Episode #79 – 5 Key Cycling Performance Skills

Episode #79 – 5 Key Cycling Performance Skills

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Learn skills to help your performance, not race related but skills you can practice and perfect to improve your performance every time you ride. Things like standing while climbing, sprinting, and breathing.

[buzzsprout episode=’144894′ player=’true’]

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When looking from the outside in, it seems that cycling is not a very skill based sport. Sure there’s racing tactics, and learning how to ride a wheel, but beyond balance, and clipping in and out of pedals, it doesn’t take much to ride on the road, right?

I think the big issue that, not much time goes into building certain cycling skills, or everyone gets focussed on the the physiological side of training that skills get skipped over. You kind of learn them on the go, sprinting, climbing, descending, pedalling – which is probably the most practised skill, if you’re riding a big base that is. Otherwise, it’s just whatever comes naturally. Well just like the biomechanics of complex movements like the snatch in weightlifting, I really see a lot of benefit to practising subtle position changes, that will affect your performance at different times on the bike.

So I’ve rustled up a list of 5 Key cycling performance skills, that you can focus on during your training. One of the best ways to absorb these skills is to use Daniel Coyle’s Deep Practise framework.

Deep Practice

  • Absorb—study deeply, not necessarily a lot

  • Break it into chunks—all-nighters are less effect than spreading it out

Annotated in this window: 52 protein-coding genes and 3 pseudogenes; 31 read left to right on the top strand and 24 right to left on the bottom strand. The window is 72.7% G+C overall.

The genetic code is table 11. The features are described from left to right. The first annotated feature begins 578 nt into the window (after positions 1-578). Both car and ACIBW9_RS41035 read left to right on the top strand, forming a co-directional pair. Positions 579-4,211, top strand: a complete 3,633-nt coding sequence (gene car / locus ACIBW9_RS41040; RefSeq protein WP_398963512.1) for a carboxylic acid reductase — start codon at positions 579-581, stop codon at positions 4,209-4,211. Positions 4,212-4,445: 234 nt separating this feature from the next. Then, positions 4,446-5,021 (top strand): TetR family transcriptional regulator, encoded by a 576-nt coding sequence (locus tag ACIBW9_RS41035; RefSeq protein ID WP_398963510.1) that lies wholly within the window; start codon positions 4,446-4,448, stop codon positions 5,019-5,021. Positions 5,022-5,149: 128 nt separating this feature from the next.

• Slow it down—take time to make sure you are learning, Learn to feel it

  • Repeat—practice makes perfect!

Climbing Out of the Saddle

To be efficient here is to conserve your seated muscles and not stress the system for when you are back in the saddle. Practise by refining your climbing form. Specifically, standing power and the standing transition. Focus on how much the bike kicks backwards when getting out of the saddle, how much power you lose when riding out of the saddle, and how to choose gears so you are minimally disruptive to both your effort and those around you.

This is done by practice proper body positioning. Riders have a tendency to throw themselves to far forward, in which case all their weight goes on their arms, and effectively removes power from the pedal stroke. We don’t move the bike with our arms, we move it with our feet so it makes sense that we should keep our weight on our feet. So when you rise, get in the habit of rising more subtly out of the saddle rather than thrusting your hips towards the handlebars.

A good way to practice this is to minimally rise out of the saddle and then gently nudge yourself forward to that point where you feel that most of the weight is born by your feet, and your arms are simply there to help you balance. In the process of so you’ll find that medium, that sweet spot in terms of positioning where you’re not so close to the saddle that your quads are on fire, but you’re not so far forward that your hands are heavy and your front tire is pogoing. This really is just a matter of practice and paying close attention to how balanced you feel in terms of weight on the pedals and weight on the hands.

Start on a trainer, on climbs when you’re not in a high zone, then when you’re in a climbing zone.

Aero Position

Rider position is key here. And it’s always about your body. If you have a bike that allows you to get in the right position, that’s the first thing.

Mobility work helps here, as does a bike fit, but the skill to practise here is getting one level lower than normal for extended periods of time. So riding on the tops, turns into riding  on the hoods,hoods turn into drops, and drops might turn into fake aero bar, elbows on tops. It takes extra effort to ride in these positions and each one at crucial times can save you extra drag.

There might be times when it doesn’t work, like climbing on the drops, looks badass but isn’t always the best position, so use your judgement, but definitely try them all out before you make a decision about what works.

Sprinting